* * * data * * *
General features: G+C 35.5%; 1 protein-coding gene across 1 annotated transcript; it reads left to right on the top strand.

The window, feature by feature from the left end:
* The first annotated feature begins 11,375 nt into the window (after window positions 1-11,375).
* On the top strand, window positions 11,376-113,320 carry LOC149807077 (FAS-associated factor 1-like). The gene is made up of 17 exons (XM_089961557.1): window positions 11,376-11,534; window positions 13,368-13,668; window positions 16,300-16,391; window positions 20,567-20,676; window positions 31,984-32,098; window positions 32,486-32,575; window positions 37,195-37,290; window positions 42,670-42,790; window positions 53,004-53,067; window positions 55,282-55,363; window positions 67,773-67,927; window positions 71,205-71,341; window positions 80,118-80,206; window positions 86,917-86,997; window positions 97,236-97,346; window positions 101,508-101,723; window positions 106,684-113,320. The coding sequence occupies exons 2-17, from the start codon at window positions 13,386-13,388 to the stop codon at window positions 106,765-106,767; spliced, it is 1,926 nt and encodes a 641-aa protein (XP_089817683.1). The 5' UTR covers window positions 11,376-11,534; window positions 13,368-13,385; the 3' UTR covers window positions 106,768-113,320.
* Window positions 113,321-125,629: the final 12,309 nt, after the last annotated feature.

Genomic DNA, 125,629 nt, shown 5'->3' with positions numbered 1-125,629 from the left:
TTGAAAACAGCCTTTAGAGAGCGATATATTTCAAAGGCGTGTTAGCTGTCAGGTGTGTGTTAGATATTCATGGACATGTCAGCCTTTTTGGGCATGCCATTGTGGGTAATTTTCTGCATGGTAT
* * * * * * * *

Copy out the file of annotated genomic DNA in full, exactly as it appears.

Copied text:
General features: G+C 35.5%; 1 protein-coding gene across 1 annotated transcript; it reads left to right on the top strand.

The window, feature by feature from the left end:
* The first annotated feature begins 11,375 nt into the window (after window positions 1-11,375).
* On the top strand, window positions 11,376-113,320 carry LOC149807077 (FAS-associated factor 1-like). The gene is made up of 17 exons (XM_089961557.1): window positions 11,376-11,534; window positions 13,368-13,668; window positions 16,300-16,391; window positions 20,567-20,676; window positions 31,984-32,098; window positions 32,486-32,575; window positions 37,195-37,290; window positions 42,670-42,790; window positions 53,004-53,067; window positions 55,282-55,363; window positions 67,773-67,927; window positions 71,205-71,341; window positions 80,118-80,206; window positions 86,917-86,997; window positions 97,236-97,346; window positions 101,508-101,723; window positions 106,684-113,320. The coding sequence occupies exons 2-17, from the start codon at window positions 13,386-13,388 to the stop codon at window positions 106,765-106,767; spliced, it is 1,926 nt and encodes a 641-aa protein (XP_089817683.1). The 5' UTR covers window positions 11,376-11,534; window positions 13,368-13,385; the 3' UTR covers window positions 106,768-113,320.
* Window positions 113,321-125,629: the final 12,309 nt, after the last annotated feature.

Genomic DNA, 125,629 nt, shown 5'->3' with positions numbered 1-125,629 from the left:
TTGAAAACAGCCTTTAGAGAGCGATATATTTCAAAGGCGTGTTAGCTGTCAGGTGTGTGTTAGATATTCATGGACATGTCAGCCTTTTTGGGCATGCCATTGTGGGTAATTTTCTGCATGGTAT